James L. Underwood. Deadly Censorship: Murder, Honor, and Freedom of the Press. Columbia: University of South Carolina Press, 2013. 328 pp. $29.95 (cloth), ISBN 978-1-61117-299-7.
Reviewed by Evan C. Rothera (Penn State University)
Published on Jhistory (November, 2016)
Commissioned by Robert A. Rabe
On January 15, 1903, South Carolina lieutenant governor James H. Tillman shot newspaper editor N. G. Gonzales in cold blood. Tillman’s trial became one of the twentieth century’s first “trials of the century” (p. ix). James Lowell Underwood offers a compelling analysis of Tillman’s trial and explains how freedom of the press, not Tillman, became the defendant.
Tillman blamed the caustic editorials written by Gonzales for his defeat in the 1902 Democratic gubernatorial primary. Gonzales, according to Tillman, impugned his honor by questioning Tillman’s manliness and honesty. Thus, when Tillman saw Gonzales on the afternoon of January 15, he shot him in cold blood. Although witnesses argued over key facts, one fact was absolutely indisputable: Tillman shot Gonzales, who later died of his wounds. Tillman’s trial, Underwood argues, forced a choice between freedom of the press and the sanctity of life on the one hand and, on the other, the notion that violence must vindicate honor. The consequences of the trial, Underwood asserts, were enormous. If editors like Gonzales could be silenced by “gun-barrel censorship,” they would no longer be able to do their duty and keep elected officials honest. Freedom of the press would be severely damaged and officials who would “otherwise fear newspaper scrutiny and act with restraint, would grow more arrogant” (p. 7).
The defense quickly unveiled the strategy they employed throughout the trial. They made the press and Gonzales the perpetrators and Tillman the victim. They painted a free press as “an ogre preying on worthy men and destroying the careers of dedicated public servants” (p. 40). This was a clever strategy because Gonzales was dead and could not speak for himself. Only his editorials could speak for him and the defense ruthlessly employed them to make Tillman seem the victim of a demonic editor. However, Underwood cautions, that is an incorrect reading. Gonzales certainly criticized Tillman and other South Carolinians but most of his editorials represented “the kind of scrutiny government needs in a democracy” (p. 25).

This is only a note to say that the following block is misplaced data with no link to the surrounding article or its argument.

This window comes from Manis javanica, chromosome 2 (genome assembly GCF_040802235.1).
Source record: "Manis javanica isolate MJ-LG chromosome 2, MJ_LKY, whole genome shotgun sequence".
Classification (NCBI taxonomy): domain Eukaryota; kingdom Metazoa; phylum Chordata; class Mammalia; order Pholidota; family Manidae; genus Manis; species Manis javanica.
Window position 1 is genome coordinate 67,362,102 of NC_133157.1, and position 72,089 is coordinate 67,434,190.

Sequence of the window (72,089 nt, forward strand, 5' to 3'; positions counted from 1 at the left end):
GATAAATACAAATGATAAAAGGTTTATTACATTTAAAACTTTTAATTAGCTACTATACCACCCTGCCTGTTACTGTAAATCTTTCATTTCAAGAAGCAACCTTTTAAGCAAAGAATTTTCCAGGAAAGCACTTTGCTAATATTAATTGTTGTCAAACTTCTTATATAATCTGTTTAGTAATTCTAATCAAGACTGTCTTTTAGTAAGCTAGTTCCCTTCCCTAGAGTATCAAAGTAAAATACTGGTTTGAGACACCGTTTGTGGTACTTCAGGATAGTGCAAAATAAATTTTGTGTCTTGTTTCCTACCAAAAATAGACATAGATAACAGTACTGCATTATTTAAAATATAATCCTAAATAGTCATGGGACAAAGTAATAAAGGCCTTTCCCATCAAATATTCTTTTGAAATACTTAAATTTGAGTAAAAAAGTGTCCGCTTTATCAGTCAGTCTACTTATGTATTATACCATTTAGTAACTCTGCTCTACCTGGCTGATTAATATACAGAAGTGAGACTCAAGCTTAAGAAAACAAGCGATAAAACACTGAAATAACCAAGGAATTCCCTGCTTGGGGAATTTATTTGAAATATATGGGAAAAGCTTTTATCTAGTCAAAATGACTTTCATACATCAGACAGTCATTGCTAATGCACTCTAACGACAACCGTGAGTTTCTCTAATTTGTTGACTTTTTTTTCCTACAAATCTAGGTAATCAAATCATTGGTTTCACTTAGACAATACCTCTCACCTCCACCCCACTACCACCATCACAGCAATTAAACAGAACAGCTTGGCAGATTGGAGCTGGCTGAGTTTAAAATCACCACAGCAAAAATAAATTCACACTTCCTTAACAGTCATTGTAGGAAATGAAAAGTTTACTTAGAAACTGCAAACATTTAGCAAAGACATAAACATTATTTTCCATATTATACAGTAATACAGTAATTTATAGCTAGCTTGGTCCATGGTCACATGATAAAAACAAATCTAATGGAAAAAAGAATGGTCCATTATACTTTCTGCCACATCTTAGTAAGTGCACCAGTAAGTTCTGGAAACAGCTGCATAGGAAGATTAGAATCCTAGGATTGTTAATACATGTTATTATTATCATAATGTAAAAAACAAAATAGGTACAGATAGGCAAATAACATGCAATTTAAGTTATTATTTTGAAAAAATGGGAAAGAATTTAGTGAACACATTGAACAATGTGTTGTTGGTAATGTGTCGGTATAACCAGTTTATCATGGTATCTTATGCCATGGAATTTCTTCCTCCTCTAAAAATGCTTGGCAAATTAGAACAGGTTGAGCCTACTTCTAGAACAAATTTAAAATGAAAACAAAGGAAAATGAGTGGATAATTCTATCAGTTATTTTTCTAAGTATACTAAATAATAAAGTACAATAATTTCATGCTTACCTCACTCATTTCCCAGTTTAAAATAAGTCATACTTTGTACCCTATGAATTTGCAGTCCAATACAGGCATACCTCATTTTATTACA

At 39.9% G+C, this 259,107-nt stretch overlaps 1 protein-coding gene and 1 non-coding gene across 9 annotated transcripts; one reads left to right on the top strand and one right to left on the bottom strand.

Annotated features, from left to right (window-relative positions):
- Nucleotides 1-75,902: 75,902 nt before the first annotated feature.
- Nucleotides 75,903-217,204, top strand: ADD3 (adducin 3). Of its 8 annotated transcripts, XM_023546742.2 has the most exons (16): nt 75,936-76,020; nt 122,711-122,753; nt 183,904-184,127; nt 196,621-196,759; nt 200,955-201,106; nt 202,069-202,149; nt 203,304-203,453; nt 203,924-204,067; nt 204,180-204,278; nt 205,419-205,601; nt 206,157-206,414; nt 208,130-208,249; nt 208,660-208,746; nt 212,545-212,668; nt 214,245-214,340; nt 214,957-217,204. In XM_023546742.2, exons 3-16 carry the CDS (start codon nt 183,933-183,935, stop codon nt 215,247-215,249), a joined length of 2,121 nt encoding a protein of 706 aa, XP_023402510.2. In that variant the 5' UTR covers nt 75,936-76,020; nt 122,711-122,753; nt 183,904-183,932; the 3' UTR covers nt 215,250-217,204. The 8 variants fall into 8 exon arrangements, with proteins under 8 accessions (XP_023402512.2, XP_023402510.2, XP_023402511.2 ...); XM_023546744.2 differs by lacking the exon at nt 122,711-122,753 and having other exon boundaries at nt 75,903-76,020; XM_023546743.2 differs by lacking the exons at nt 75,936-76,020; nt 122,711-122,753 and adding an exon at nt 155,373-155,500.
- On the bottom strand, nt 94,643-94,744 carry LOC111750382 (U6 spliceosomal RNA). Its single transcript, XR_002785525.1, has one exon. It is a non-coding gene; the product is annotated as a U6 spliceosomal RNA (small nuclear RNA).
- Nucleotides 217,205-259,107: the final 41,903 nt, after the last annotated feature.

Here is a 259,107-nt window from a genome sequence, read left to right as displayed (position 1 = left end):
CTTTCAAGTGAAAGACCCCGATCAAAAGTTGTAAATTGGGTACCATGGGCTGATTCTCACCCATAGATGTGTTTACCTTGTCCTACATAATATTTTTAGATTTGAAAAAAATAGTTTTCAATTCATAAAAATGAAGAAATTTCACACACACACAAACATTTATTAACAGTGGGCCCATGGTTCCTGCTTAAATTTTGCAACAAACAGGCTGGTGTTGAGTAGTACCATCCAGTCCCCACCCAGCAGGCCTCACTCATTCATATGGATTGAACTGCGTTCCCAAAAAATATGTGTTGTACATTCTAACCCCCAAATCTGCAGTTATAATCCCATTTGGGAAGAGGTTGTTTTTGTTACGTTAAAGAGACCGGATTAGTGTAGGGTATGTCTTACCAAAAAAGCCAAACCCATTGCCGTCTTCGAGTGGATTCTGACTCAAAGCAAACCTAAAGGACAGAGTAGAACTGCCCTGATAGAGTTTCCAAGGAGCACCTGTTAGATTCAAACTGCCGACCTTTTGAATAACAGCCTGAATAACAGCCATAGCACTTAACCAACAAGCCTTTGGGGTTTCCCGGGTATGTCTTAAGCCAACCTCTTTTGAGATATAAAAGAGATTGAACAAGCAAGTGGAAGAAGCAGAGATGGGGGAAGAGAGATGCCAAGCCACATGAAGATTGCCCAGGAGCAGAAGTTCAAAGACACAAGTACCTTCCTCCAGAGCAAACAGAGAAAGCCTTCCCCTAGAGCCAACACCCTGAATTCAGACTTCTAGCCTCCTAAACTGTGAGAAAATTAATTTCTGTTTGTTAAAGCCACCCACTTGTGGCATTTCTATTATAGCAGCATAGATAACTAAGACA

While the defense painted the press as irresponsible monsters, Tillman reaped the benefits of belonging to a powerful political family. Tillman’s father, George D. Tillman, had been a US congressman and his uncle, Benjamin R. “Pitchfork Ben” Tillman, currently served in the US Senate. These political connections served Tillman well. Although Chief Justice Young John Pope denied bail, he considered Tillman the victim of a vicious press. Judge Daniel A. Townsend granted the defense’s change of venue motion. Underwood considers this decision questionable because the case “seemed to lack the compelling demonstration of pervasive, community-wide prejudice” (p. 53). Townsend picked Lexington County as the new venue. While not as pro-Tillman as the surrounding counties, Lexington was nevertheless Tillman country. In addition, Chief Justice Pope appointed Frank B. Gary, a practicing lawyer, as a special judge. “Cousin Frank” was an old friend of the Tillman family. Despite the seemingly open-and-shut nature of the case, Tillman’s political connections ensured that this case was anything but a slam dunk for the prosecution. Interestingly, although he was a political ally of Ben Tillman, solicitor J. William Thurmond prosecuted the case vigorously.